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Messages - PowerDroid

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CanStockPhoto.com / Re: CanStockPhoto Sales Picking Up!
« on: April 29, 2010, 09:21 »
good for you but I would suggest that its just a random piece of good luck.

I suggest that it's not random or luck but a trend.  CanStockPhoto has been on a slow and steady rise for me for the past few months as well.  Averaging about $6/day on a port of about 800 images.

art, prints, and galleries are where the money is.

Got it.  That's why you're spending all your time in the art, prints and galleries forum.  

I'm here because microstock does very well for me and I like to learn from others who take this seriously.  I'm still baffled why so many microstock haters hang out here and complain.  Seems like a lot of wasted time and energy.

Optimism only goes so far unless you're one of the few who coast through life on pure luck.

What a jaded view to think that optimism = luck.  I'm optimistic becuase I've worked hard, reached my goals, and all the evidence I've collected so far points to more work equaling more results.  Luck doesn't enter into it.

When I decided to try microstock, I did my homework.  I checked out all the sites, figured out what were the lucrative subjects, what was oversaturated and what topics were underrepresented.  I developed what I believe is a unique style.  And I set a quota... a few hours a day and a few uploads every night.  I'm right where my goal line says I should be right now, and my trend line is pretty straight and upward.  But if I were struggling to hit my goals, you can bet I would have moved on to a different pursuit, and wouldn't be hanging around here moaning about it and ridiculing others for chasing their failed dreams.  What a silly waste of time that would be.

Now please don't tell me you guys think "nattering nabobs of negativism" came from the Pythons.

I knew it was a politician, but not which one.  Turns out it's Spiro Agnew:

Correct, Spiro Agnew - the man who had to resign as Vice President to face corruption charges - the man who Nixon himself privately referred to as an "@sshole".  The "negativism" being mocked by Agnew was the steadily growing feeling that the Vietnam war was a mistake and a disaster.  That view turned out to be "realism".

A bit more trivia... Agnew didn't come up with the phrase himself... rather, it was his speechwriter William Safire, who went on to be a respected conservative columnist.  I was too young to hear it being used first-hand... instead I heard it in college and have loved the phrase ever since.  I dish it out when surrounded by people being way too glum.

No connections to the Pythons, of course, aside from being from the same era.  Holy Grail is probably my favorite comedy of all time... just introduced my ten-year-old son to it a few weeks ago and I was thrilled to find that he loved it.  He and I were quoting the movie for days.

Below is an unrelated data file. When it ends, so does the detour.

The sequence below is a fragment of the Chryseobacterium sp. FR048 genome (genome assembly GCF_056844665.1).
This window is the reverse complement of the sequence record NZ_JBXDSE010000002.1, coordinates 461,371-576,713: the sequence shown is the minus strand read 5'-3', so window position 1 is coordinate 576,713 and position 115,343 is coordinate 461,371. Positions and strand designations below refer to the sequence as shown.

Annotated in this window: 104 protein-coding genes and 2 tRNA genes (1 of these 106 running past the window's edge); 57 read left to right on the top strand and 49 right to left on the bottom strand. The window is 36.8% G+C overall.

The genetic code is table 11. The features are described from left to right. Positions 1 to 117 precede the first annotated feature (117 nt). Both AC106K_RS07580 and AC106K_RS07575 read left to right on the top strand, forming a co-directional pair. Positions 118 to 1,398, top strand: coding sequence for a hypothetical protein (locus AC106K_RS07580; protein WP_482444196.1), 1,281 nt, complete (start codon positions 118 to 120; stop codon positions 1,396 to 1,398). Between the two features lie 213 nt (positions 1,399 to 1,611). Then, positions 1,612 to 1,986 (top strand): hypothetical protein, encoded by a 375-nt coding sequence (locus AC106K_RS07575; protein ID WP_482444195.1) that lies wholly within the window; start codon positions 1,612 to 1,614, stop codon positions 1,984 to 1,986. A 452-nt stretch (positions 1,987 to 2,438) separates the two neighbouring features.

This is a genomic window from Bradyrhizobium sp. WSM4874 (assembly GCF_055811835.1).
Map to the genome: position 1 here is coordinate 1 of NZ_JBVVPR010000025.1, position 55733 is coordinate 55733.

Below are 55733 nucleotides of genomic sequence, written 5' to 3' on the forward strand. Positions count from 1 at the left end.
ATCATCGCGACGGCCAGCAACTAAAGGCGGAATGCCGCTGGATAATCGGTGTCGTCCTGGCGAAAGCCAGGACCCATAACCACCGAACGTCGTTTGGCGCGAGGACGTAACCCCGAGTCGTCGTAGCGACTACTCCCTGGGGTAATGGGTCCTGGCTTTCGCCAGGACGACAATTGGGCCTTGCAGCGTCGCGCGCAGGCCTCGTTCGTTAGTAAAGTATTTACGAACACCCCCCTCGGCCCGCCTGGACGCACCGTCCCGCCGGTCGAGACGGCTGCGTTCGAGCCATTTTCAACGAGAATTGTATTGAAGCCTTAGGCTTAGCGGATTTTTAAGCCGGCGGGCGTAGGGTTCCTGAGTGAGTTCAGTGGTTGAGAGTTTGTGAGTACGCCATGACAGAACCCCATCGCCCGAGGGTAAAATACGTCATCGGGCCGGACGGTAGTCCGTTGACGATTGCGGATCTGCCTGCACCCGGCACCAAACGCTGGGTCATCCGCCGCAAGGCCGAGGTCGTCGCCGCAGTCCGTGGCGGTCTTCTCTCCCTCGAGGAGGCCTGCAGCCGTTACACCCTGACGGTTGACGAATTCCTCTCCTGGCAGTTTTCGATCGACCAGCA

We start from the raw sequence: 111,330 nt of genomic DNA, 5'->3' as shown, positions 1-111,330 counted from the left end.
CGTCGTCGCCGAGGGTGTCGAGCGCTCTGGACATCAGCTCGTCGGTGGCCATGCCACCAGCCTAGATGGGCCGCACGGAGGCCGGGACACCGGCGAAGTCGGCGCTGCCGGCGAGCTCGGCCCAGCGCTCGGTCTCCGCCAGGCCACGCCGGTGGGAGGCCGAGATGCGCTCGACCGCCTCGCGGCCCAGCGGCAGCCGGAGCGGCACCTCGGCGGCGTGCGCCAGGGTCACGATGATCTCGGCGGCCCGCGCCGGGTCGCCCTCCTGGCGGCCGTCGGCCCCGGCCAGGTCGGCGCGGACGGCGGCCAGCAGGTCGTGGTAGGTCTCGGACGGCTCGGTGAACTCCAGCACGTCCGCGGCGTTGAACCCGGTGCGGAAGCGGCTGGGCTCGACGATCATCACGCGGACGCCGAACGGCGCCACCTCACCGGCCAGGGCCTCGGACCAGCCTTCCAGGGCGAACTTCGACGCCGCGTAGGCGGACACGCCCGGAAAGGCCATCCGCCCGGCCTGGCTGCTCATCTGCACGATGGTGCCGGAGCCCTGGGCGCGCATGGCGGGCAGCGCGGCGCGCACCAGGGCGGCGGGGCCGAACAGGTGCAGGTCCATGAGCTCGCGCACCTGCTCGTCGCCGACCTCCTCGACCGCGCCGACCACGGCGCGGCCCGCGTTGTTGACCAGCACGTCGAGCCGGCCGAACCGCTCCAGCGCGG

nattering nabobs of negativism...

Don't try to tell me you're old enough to remember the source of that classic quote!   :D

You must return here with a shrubbery or else you will never pass through this wood alive!

One that looks nice... and not too expensive.

Dreamstime.com / Re: Is Dreamstime dying?
« on: April 22, 2010, 15:47 »
Since I started this thread, DT is slightly improving so I should start another one. ;) ;D
Here we go, my numbers are:
In my last 100 sales, 57 were credits and 43 subs (mix of them) (same period last year 64 credits and 36 subs)
1 credit - 15
2 credits - 0
3 credits - 9
4 credits - 11
5 credits - 6
6 credits - 0
7 credits - 7
8 credits - 2
9 credits - 1
10 credits - 2
11 credits - 3
16 credits - 1

Very interesting exercise.... I just looked at my last 100 sales at DT, and here's how they break down...

In my last 100 sales, 75 were credits and 25 subs (mix of them) but haven't looked into same period in 2009 yet to compare...
1 credit - 21
2 credits - 2
3 credits - 15
4 credits - 4
5 credits - 9
6 credits - 1
7 credits - 7
8 credits - 1
9 credits - 5
10 credits - 5
11 credits - 4
12 credits - 1

+1, what steve (cascoly) said.

Add to his argument:

- When the world emerges from the current recession, more businesses will form and need to advertise, and those who have been quiet will jump back into full marketing gear, and the need for images will increase dramatically.

- As the undeveloped, or underdeveloped, world sees growth in their small business sectors, those businesses will also look for the most cost-effective ways to advertise and will become big users of microstock.

To macrosaur and the other nattering nabobs of negativism... why do you spend so much of your energies concerning yourself with something you see as dead or dying?  You present yourselves as astute business people, but how smart is it so spend so much of your time and energy kicking what you see as a dead horse, when you could be making more money elsewhere?  

CanStockPhoto.com / Re: My first FotoSearch Regular - $19.80
« on: April 21, 2010, 14:06 »
I've never seen a Fotosearch Medium, but I've had a bunch of Fotosearch XLarge downloads for $19.80 each.

Also I've recently seen some called XLarge with varying prices such as $21.12, $26.76, $27.12, $29.18, $29.55.  No indication of why the prices are all over the map.

If supply drops and demand remains/increases then contributor value goes up.

I think we're saying the same thing.  SS and other agencies need to keep quality contributors happy.  So cutting commissions would be exactly the wrong thing to do.

Contributors are not powerless. They just haven't been pushed hard enough to push back or go away. I'm guessing both will happen at some point and then contributors will have better leverage.

Again, I think we're on the same page.  But I'm using this argument to say that ultimately commissions can't fall too much -- or if they do they will have to rebound -- because the agencies can't afford to have the best contributors stop uploading.

Yes, people around the world will be more competitive as access to broadband improves and computer hardware and software gets into every home in every nook and cranny of the Earth.  They will have access to the same tools as you, except for one... your creative mind.